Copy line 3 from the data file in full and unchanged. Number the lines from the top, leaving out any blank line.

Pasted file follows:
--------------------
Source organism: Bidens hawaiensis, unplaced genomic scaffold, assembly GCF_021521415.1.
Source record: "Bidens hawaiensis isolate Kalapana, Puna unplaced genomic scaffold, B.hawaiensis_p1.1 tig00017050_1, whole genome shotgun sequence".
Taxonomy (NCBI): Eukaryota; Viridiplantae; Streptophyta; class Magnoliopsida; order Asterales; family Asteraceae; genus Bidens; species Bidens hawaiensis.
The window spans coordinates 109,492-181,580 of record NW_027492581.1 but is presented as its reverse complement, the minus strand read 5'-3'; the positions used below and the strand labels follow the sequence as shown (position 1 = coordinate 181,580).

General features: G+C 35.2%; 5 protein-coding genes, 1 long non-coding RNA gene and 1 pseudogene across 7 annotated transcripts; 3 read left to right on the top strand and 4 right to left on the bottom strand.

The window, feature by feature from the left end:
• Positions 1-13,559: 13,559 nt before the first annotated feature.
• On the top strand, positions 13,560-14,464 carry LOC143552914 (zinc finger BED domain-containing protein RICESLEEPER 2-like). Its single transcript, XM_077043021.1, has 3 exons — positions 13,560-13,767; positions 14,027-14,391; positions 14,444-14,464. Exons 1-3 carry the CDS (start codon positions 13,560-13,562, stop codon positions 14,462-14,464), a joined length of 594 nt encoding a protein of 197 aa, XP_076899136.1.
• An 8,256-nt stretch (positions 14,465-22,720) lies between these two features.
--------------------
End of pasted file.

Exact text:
Taxonomy (NCBI): Eukaryota; Viridiplantae; Streptophyta; class Magnoliopsida; order Asterales; family Asteraceae; genus Bidens; species Bidens hawaiensis.